You walk into a Gap store, take a shirt off the rack, and look it over. Immediately, the TV screen overhead switches to a video of a model wearing that shirt.
Welcome to the first days of Minority Report.
By the end of next year, systems that know what you’re looking at, how long you’re looking at it, the direction you’re walking, and even whether or not you’re in a good mood will start entering the market.
That’s the word from Michael Tusch, CEO and cofounder of Apical, a UK-based maker of advanced image processing technology. He recently painted a picture — exclusively for VentureBeat — of the kinds of applications we can expect in the coming months from his company’s newest vision technology.
Twelve-year-old Apical is not some startup with a big vision. Tusch said his company’s products, which model how the human eye works, are “in at least 50 percent of the smartphones on the planet.”
The new technology from Apical is called Spirit. And, in a way, it does appear to capture the spirit of the people it sees.
The people-based information that Spirit extracts — the essence of a scene — are faces and bodies in the shot, which way they’re looking, and which way they’re walking.
It does this by creating, in real time, a software model of you moving in space. “It’s a kind of digital puppet,” he said. As the company notes on its website, Spirit “virtualizes raw image sensor data into a digital representation of all salient features.”
It’s not you, or your image. It’s data about you, how you look, and how you move in space.
How many people looked at a poster, how long each looked, and how they were standing. What path visitors in a brick-and-mortar store usually take. How long they looked at something before a certain number of them bought it.
But it can also automatically detect how children in a child care center are behaving, whether the apes in a zoo pen are getting out of hand, or if your 90-year-old grandmother, living on her own, is getting around okay.
Tusch said that, while his company’s software isn’t yet designed to do so, Spirit’s data extracts could be used by other software to recognize faces or detect if someone appears to be in a bad mood. So you could use it to automatically catalog all of your phone videos by the people in them or to automatically identify almost everyone your smartphone sees.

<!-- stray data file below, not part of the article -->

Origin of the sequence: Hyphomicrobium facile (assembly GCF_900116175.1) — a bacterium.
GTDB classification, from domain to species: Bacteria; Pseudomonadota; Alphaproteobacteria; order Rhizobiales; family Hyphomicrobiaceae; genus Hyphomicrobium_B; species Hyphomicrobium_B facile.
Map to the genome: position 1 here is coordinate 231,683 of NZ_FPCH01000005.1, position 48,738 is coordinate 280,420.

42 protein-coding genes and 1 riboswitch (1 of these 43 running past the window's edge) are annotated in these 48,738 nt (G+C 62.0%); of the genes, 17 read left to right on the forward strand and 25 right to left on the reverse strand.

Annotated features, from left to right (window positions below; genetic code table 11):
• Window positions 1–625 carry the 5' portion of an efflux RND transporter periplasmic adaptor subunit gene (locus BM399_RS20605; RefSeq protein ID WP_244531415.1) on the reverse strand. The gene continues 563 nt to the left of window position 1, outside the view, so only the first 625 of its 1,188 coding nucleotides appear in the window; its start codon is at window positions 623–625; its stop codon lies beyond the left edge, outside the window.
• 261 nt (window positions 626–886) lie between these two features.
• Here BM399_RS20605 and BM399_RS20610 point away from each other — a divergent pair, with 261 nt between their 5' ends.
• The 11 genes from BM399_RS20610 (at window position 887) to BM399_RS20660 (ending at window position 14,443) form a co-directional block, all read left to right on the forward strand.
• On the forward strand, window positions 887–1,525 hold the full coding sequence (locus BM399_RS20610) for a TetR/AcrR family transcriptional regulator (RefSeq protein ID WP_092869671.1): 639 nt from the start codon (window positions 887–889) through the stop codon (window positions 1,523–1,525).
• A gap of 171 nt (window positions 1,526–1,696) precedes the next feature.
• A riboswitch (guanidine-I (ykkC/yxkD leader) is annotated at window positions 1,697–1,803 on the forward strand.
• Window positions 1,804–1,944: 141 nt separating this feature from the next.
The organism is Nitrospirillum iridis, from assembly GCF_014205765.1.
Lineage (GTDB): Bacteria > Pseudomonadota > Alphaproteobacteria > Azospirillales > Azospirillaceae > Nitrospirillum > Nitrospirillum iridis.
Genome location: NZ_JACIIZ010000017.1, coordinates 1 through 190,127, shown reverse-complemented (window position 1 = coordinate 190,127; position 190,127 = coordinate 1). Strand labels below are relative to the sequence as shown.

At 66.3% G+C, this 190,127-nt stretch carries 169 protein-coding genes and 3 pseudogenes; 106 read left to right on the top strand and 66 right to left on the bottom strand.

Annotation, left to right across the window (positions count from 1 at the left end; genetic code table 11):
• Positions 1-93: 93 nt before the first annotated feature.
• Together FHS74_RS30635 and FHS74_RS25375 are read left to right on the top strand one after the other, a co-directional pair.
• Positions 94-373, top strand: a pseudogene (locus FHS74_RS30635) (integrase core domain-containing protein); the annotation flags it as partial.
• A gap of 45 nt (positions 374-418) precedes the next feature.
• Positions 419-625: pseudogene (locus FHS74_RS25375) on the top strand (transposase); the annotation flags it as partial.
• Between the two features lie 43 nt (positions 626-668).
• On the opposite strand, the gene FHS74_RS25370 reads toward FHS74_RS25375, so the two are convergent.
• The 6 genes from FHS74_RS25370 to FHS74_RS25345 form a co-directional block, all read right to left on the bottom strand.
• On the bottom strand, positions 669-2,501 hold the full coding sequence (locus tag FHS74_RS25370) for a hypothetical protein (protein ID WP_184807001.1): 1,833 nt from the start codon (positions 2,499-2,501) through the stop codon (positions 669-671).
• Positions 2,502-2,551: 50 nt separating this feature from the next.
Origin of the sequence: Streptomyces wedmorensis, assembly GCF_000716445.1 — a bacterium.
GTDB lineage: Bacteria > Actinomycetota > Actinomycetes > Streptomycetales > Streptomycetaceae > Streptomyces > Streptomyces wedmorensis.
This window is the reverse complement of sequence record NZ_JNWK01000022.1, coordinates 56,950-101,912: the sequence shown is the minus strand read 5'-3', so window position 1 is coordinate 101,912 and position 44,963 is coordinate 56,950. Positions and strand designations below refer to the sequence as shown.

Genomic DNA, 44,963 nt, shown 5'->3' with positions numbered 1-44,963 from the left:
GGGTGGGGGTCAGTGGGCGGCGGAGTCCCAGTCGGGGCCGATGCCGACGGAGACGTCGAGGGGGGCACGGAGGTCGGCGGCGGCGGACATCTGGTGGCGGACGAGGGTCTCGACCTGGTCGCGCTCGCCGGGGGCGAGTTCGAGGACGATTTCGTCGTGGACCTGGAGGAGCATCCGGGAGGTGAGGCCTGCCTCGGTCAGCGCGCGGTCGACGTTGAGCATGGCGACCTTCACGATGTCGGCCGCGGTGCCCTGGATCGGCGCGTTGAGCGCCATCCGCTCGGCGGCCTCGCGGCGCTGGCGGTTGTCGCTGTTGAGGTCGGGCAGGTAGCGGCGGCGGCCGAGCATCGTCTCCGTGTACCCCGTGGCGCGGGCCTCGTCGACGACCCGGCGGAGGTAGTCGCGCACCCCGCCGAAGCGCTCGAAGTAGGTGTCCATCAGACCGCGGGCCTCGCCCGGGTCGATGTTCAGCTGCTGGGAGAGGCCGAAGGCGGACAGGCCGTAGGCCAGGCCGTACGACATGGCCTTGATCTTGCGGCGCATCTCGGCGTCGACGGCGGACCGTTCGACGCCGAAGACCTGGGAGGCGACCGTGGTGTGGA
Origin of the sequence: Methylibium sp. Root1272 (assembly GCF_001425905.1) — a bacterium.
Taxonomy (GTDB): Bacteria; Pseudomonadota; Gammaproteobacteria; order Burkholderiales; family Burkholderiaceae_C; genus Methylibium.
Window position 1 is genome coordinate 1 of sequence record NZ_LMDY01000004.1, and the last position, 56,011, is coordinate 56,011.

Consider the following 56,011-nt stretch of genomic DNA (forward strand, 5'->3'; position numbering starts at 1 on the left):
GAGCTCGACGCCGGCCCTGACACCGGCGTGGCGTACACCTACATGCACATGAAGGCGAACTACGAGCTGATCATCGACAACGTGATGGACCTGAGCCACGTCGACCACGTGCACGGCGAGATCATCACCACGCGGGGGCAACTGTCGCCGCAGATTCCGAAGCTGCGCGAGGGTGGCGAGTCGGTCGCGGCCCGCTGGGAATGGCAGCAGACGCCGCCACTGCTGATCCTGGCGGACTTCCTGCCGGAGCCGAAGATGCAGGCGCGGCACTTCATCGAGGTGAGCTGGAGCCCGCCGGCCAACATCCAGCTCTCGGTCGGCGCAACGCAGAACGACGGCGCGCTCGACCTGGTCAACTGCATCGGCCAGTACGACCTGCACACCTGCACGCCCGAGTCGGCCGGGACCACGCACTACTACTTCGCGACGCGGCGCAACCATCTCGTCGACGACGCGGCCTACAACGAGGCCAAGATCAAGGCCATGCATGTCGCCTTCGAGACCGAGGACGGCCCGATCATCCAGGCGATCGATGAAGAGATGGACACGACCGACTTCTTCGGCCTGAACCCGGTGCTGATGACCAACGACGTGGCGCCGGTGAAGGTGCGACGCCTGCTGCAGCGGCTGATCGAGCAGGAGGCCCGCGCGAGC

And Spirit does this real-time extraction with video as high in resolution as 4K. If a computer used this purpose-built technology, Tusch said, its “performance would be measured in teraflops.”
Yes, it’s Minority Report-like, he said. But he emphasized that the extracted information is abstracted data, not images, and Apical’s implementation is anonymous.
One impact of Spirit — which can be embodied as a dedicated capture and processing chip or as part of a larger chip — is that it could help carry some of the crushing burden that video is placing on the Net.
Instead of shipping security camera video to systems that can process it, for instance, the processing could mostly be handled by the camera or sensor so that less-bandwidth-intensive data, not images, would be transmitted.
The ‘Internet of behavior’
Apical hasn’t yet formally launched its Spirit technology, but the company has prototyped applications in smartphones and Internet-of-things devices.
Apical “will provide the platform,” he said, “and right now we’re working with several [manufacturers] to implement this in silicon.” Tusch predicted that non-smartphone products using the technology, such as sensors, will begin entering the market by the end of next year, and smartphones with this capability will emerge sometime in 2016.
“It will live in my cell phone in the video camera,” Tusch told us, “or it can be enabled as a new kind of product, a ‘smart sensor.’ ”
Such a sensor, he said, would not bother with capturing the video part. It would only capture the useful information. No need to record the video stream of Mary, in other words; just record the information that a person, apparently a female, looked here and walked there.
Apical calls this the “Internet of Behavior.”
“This is Google Analytics for the real world,” he said.
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